Again, stop making bad predictions about the product, not until beta 2 should you be conjuring up your conclusions whether Longhorn is a dud or stud. Another thing is the “why its taking so long?” bashing. Windows 95 took just as long, its just that people then were not obsessed with Windows as we are today. I’m not sure but development of Windows 95 started back in 1992 when it was supposed to be released as Windows 93, but it was delayed and eventually released in August of 1995 instead. That was a four year timeframe between 1992 to 1995. Longhorn was not mentioned until mid 2002, with an expected release in 2006. Thats a 5 year time frame for development, not bad considering the changes in architecture since 1995, one extra year for development is not gonna kill anyone. So, just be patient and wait.

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Filed under Windows Longhorn

The faults of Windows that need to be solved, Immediately.

…and the evil that is Partition Magic 8.0


Well, this has been a very tumultuous weekend for me, which involved rebuilding my machine, software wise. From reinstalling Windows, re-merging partitions, creating new partitions, most of all backing up the data that was created. At the moment, I have to resort to my handy Zenith (133 MHz, 32 MBs of RAM) Windows 2000 Professional and Word 97. I’m not at the Office where I can access the luxuries of Windows XP Professional and Office 2003 Professional Enterprise Edition on a super fast Dell 8300 Dimension (3.2 GHz, 512 MBs of RAM).


The problem all started with Partition Magic 8.0. I was trying to redistribute some free space by merging with a primary partition that was running low. This was on my laptop computer, which was running perfectly, but my interference and the evil Partition Magic caused all of this unnecessary work right now. In the PM8 window, I did the procedure for redistributing the free space, but it required a reboot. I was very hesitant of this, but I said to myself, if it does ruin up the boot sector (which it did the last time), I could simply use my PM8 Rescue disk and set back the Primary partition active. This time, it was worst, an operating system boot file became corrupt as a result of both the primary and free space disk spaces sharing the cluster file at the same time to create the single partition. This is all, confusing, I know.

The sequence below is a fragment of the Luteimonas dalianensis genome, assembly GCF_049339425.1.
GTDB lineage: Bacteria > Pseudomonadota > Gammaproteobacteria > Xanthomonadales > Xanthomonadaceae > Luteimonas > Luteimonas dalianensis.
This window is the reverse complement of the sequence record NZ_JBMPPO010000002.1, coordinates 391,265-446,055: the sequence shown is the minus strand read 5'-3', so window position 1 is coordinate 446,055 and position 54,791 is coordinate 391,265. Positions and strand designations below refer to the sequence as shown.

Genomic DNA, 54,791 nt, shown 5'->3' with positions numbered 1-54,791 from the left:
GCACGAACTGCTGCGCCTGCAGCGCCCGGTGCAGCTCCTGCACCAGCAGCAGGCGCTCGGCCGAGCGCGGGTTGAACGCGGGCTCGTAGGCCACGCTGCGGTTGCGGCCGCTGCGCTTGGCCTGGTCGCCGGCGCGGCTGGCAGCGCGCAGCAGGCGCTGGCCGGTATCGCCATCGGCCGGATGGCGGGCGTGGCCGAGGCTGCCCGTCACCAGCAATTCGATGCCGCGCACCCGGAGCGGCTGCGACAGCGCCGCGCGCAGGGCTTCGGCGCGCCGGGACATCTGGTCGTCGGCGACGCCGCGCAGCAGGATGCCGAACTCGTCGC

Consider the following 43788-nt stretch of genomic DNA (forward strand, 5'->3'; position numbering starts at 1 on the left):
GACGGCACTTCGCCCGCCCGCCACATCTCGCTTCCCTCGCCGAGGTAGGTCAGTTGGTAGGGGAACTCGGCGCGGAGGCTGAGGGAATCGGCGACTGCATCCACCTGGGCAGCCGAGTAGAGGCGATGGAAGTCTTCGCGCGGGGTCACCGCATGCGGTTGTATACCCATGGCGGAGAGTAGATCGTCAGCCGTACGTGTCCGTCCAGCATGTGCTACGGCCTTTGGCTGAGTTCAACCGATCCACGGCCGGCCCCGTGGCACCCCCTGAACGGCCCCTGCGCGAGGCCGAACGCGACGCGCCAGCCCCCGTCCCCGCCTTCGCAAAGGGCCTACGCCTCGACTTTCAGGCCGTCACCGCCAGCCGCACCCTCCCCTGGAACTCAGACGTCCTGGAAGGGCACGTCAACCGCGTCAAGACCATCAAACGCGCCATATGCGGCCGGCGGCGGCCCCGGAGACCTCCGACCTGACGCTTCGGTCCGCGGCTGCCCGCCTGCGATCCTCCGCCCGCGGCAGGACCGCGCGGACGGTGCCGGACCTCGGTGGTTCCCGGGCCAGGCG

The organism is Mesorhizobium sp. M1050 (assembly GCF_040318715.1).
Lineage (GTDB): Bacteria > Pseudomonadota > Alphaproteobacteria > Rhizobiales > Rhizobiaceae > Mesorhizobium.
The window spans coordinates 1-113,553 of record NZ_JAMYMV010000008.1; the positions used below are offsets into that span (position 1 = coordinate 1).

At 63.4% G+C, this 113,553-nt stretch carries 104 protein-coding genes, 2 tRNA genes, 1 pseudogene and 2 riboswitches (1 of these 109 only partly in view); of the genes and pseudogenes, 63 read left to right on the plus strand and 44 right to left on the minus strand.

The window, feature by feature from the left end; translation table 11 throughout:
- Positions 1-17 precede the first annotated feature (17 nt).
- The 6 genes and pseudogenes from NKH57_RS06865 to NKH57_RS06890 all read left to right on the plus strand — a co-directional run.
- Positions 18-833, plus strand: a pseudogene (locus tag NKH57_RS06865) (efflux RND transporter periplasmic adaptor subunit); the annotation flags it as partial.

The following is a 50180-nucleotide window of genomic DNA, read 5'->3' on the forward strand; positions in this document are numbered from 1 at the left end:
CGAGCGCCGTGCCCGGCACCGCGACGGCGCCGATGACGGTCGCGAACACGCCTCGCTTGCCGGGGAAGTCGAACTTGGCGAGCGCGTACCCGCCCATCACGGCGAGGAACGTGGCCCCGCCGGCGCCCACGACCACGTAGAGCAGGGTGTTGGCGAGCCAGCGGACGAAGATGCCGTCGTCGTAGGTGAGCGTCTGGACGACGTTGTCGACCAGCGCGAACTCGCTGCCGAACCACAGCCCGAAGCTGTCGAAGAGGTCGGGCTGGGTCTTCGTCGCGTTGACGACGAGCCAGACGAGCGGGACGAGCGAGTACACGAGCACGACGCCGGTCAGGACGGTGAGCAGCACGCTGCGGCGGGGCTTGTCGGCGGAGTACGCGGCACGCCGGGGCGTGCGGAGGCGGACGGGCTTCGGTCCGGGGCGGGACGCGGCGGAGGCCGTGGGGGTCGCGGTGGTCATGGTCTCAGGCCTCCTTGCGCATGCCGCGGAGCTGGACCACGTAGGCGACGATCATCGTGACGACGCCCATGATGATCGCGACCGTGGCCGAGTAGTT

This is why I recommend you stay as far away as possible from the product, which is only meant for destroying Master Boot Records and data. Its not a well thought out product, neither is the documentation, which had knowledge of the problem, but suggested I use CHKDSK/F command to solve the problem. That was nothing more than a blatant lie!


This is where Microsoft comes in. First of all, better partitioning tools that setup partitions for specific purposes, whether it maybe for data backup, applications or additional operating systems on separate partition is needed in Windows. The need to get rid of DOS Setup in Windows would be victory for human kind. They also need a better Recovery Console. These are probably two of the worst features of Windows, which do not seem to work when you are in your most difficult dilemmas. WinPE also needs to be integrated in both retail and OEM edition/versions of Windows. Maybe I would have had less migraine and worry trying to recover my precious data. There is also no way of easily accessing the data off the hard disk from another computer using the NIC. It was a complete nightmare for me this past weekend and I hope it never happens to you. It does show that Windows has a lot learn, and I hope they at least show that they are learning from past mistakes with the next version of Windows. I have so many applications, files and settings to restore its gonna be a nauseating experience I predict. But, that’s what happens when you have a she-devil product known as Partition Magic and unintelligent, fuddy-duddy rescue tools in Windows.